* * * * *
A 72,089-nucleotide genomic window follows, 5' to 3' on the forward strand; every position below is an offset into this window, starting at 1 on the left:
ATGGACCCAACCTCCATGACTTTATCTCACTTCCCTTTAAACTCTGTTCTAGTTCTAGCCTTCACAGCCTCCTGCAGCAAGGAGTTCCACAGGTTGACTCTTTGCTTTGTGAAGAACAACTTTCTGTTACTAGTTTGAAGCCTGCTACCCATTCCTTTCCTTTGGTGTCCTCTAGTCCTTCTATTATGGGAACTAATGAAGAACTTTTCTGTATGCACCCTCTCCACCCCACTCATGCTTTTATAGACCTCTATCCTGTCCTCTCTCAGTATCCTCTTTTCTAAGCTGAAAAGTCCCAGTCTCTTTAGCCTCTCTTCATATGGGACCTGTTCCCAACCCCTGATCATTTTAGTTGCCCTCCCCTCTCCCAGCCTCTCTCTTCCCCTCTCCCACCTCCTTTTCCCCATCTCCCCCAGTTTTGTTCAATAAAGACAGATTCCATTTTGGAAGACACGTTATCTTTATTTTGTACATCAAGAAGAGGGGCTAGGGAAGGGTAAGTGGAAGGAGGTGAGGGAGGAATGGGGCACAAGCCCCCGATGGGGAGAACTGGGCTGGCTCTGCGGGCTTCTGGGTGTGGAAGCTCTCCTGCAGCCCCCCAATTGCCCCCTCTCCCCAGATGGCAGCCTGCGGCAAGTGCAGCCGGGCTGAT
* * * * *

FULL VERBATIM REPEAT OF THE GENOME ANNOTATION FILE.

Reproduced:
A 72,089-nucleotide genomic window follows, 5' to 3' on the forward strand; every position below is an offset into this window, starting at 1 on the left:
ATGGACCCAACCTCCATGACTTTATCTCACTTCCCTTTAAACTCTGTTCTAGTTCTAGCCTTCACAGCCTCCTGCAGCAAGGAGTTCCACAGGTTGACTCTTTGCTTTGTGAAGAACAACTTTCTGTTACTAGTTTGAAGCCTGCTACCCATTCCTTTCCTTTGGTGTCCTCTAGTCCTTCTATTATGGGAACTAATGAAGAACTTTTCTGTATGCACCCTCTCCACCCCACTCATGCTTTTATAGACCTCTATCCTGTCCTCTCTCAGTATCCTCTTTTCTAAGCTGAAAAGTCCCAGTCTCTTTAGCCTCTCTTCATATGGGACCTGTTCCCAACCCCTGATCATTTTAGTTGCCCTCCCCTCTCCCAGCCTCTCTCTTCCCCTCTCCCACCTCCTTTTCCCCATCTCCCCCAGTTTTGTTCAATAAAGACAGATTCCATTTTGGAAGACACGTTATCTTTATTTTGTACATCAAGAAGAGGGGCTAGGGAAGGGTAAGTGGAAGGAGGTGAGGGAGGAATGGGGCACAAGCCCCCGATGGGGAGAACTGGGCTGGCTCTGCGGGCTTCTGGGTGTGGAAGCTCTCCTGCAGCCCCCCAATTGCCCCCTCTCCCCAGATGGCAGCCTGCGGCAAGTGCAGCCGGGCTGAT